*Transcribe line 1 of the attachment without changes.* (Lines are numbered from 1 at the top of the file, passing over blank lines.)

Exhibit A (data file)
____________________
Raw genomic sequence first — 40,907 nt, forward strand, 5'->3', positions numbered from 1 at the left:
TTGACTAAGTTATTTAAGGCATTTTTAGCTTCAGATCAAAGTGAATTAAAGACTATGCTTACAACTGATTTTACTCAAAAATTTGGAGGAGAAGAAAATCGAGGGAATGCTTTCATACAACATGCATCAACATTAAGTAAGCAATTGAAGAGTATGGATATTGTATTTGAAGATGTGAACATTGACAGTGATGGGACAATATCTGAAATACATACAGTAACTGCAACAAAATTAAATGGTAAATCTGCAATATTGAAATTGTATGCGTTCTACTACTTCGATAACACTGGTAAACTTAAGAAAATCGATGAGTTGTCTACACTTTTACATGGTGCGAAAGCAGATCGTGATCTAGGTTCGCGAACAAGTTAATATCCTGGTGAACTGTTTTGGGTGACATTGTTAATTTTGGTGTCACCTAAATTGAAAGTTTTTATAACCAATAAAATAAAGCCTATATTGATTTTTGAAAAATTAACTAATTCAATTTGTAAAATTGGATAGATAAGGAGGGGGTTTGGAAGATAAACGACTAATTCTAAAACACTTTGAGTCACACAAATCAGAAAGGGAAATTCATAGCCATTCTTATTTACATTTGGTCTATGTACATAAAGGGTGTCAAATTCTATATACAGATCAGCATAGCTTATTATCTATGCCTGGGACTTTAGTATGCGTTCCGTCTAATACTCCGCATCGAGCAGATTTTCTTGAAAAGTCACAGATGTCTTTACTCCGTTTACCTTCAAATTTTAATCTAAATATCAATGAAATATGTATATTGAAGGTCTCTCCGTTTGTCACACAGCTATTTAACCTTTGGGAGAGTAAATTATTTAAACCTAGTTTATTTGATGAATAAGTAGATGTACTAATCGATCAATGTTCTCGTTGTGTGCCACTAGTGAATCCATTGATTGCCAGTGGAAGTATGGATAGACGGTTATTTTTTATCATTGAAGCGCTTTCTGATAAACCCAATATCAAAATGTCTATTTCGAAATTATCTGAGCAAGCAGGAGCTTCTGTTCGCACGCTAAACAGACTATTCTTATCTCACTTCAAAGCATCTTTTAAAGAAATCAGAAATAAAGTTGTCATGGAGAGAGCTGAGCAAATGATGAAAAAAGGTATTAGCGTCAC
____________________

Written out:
Raw genomic sequence first — 40,907 nt, forward strand, 5'->3', positions numbered from 1 at the left: